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Environmental activist Catherine Coleman Flowers speaks at Auburn

Catherine Coleman Flowers
Photo credit: MacArthur Foundation

The Department of Sociology, Anthropology and Social Work and the Office of Sustainability recently hosted the annual Social Justice Lecture Series with keynote speaker Catherine Coleman Flowers. With more than 175 guests in attendance, the lecture was Flowers’ first in-person lecture at a university in Alabama.

Catherine Coleman Flowers is an internationally recognized environmental activist, MacArthur “genius” grant recipient and author. She has dedicated her life’s work to advocating for environmental justice, primarily equal access to clean water and functional sanitation for communities across the United States. Founder of the Center for Rural Enterprise and Environmental Justice (CREEJ), Flowers has spent her career promoting equal access to clean water, air, sanitation and soil to reduce health and economic disparities in marginalized, rural communities.

“We were honored to host Catherine Coleman Flowers as the featured speaker for the Sociology, Anthropology & Social Work 2023 Social Justice Lecture Series event. Ms. Flowers made the case that environmental justice is not only a social justice issue, but a human rights issue,” said Carole Zugazaga, chair of the Department of Sociology, Anthropology and Social Work. “She emphasized that when working to address issues associated with inequities and marginalized communities, it’s important to include the wisdom of those who are impacted in the search for solutions. She encouraged all attendees to speak up when we see injustices – that we never know where it might lead, no matter where we start.”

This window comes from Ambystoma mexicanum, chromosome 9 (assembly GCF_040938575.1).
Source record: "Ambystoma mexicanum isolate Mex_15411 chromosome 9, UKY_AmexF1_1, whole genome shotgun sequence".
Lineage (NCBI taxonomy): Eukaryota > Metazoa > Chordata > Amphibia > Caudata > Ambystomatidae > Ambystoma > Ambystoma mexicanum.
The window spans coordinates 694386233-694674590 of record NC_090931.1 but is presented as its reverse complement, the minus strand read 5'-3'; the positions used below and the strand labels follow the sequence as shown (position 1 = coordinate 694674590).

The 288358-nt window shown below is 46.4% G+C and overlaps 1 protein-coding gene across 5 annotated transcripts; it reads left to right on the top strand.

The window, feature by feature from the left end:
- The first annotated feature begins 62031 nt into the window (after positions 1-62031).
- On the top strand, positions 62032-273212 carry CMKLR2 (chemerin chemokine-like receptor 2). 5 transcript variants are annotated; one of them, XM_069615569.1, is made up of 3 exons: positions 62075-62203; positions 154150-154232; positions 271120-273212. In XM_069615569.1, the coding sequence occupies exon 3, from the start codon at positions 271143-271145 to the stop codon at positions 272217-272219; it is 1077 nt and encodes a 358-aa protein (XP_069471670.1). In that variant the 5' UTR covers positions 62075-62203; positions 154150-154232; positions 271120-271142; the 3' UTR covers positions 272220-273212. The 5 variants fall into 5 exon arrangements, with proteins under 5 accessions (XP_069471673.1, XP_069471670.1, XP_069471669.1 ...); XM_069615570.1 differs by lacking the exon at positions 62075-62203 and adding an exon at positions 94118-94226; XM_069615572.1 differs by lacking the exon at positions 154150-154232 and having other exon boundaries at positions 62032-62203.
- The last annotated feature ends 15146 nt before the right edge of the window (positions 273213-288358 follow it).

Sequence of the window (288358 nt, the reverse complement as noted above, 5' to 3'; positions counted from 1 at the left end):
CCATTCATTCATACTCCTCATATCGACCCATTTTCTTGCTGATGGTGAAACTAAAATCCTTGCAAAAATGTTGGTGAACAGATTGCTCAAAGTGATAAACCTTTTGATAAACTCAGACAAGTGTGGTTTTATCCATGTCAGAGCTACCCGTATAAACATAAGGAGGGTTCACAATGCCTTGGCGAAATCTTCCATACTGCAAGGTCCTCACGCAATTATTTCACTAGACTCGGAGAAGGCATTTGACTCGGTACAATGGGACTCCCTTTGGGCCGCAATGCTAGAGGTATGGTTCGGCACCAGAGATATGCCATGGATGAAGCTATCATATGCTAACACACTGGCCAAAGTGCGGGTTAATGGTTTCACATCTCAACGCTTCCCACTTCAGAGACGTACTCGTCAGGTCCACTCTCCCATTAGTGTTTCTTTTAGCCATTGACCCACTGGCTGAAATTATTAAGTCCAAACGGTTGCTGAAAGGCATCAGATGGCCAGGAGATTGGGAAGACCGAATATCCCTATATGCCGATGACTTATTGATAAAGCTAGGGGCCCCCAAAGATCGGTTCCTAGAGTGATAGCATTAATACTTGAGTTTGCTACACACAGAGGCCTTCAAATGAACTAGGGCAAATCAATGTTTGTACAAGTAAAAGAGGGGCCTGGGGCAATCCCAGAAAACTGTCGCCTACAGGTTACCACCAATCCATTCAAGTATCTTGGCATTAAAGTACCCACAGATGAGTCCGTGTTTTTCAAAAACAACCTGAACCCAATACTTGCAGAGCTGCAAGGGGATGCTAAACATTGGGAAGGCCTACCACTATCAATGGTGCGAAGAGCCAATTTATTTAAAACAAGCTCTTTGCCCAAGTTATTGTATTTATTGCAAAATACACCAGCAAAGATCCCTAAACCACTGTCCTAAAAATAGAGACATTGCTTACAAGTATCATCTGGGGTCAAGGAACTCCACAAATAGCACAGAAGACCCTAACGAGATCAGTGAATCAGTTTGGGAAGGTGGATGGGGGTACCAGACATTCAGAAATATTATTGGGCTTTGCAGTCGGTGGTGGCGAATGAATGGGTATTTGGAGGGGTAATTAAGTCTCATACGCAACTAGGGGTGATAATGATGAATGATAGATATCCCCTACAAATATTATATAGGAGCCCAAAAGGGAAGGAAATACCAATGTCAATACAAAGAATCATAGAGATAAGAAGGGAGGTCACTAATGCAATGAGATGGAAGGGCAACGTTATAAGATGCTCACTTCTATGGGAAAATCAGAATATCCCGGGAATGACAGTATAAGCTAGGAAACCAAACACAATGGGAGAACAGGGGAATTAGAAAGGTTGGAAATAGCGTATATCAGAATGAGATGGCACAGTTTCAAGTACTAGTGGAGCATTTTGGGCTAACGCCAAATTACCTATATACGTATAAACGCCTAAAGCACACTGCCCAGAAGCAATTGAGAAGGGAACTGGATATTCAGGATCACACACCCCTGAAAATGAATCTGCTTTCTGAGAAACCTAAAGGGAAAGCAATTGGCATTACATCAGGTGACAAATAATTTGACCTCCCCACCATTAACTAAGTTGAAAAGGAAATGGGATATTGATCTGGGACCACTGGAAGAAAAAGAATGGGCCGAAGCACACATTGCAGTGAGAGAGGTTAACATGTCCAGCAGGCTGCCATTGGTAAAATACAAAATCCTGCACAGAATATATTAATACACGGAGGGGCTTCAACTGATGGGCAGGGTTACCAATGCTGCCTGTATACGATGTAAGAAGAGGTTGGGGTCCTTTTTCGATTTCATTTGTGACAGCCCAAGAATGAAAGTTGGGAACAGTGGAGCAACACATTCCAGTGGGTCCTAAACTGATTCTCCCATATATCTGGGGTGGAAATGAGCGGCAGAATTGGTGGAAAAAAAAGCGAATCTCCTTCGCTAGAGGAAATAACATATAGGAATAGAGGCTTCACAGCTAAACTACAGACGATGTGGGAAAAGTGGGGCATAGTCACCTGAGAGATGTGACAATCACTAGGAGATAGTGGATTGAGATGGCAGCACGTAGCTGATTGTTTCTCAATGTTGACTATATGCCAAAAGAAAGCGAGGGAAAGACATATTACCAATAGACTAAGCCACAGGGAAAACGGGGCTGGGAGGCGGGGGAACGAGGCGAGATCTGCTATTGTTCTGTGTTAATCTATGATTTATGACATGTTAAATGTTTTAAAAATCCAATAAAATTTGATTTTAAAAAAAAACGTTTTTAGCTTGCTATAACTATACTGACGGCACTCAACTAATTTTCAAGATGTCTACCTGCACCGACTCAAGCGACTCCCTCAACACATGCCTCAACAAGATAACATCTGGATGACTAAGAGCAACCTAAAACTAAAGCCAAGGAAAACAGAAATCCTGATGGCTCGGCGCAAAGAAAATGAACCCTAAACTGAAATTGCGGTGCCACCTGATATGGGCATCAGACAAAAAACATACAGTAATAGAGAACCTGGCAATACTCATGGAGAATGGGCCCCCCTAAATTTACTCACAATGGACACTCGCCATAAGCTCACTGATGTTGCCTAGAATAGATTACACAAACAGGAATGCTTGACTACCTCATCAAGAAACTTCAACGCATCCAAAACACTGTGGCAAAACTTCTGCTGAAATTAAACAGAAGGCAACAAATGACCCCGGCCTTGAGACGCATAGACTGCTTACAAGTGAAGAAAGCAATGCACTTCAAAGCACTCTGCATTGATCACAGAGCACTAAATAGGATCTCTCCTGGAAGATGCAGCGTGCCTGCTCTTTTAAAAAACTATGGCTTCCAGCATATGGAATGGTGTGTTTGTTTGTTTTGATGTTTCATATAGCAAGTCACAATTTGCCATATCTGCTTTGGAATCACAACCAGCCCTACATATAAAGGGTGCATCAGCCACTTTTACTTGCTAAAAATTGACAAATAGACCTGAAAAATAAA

In her talk, Flowers discussed her 2020 book, “Waste: One Woman’s Fight Against America’s Dirty Secret,” and shared her inspiring story of advocacy, from childhood to environmental justice champion. Growing up in Lowndes County, Alabama, it was there where Flowers was first exposed to activism through her parents advocacy for civil rights. Upon her return to Lowndes County years later, she discovered dire sanitation issues and their effect on the community. She spent many years researching and advocating for clean water access, which has brought national attention to wastewater inequality in the United States, particularly marginalized, rural communities.

“What Catherine Coleman Flowers teaches us is that when we have the courage to act, and the willingness to say 'yes' and step into opportunities as they present themselves, we can have an extraordinary impact in making the world a better place,” said Director of Sustainability Mike Kensler.

In addition to numerous awards, Flowers is the vice chair of the White House Environmental Justice Advisory Council and, most recently, was named to Time magazine’s 100 Most Influential People of 2023.

Tags: Sociology Anthropology and Social Work Diversity, Equity, and Inclusion

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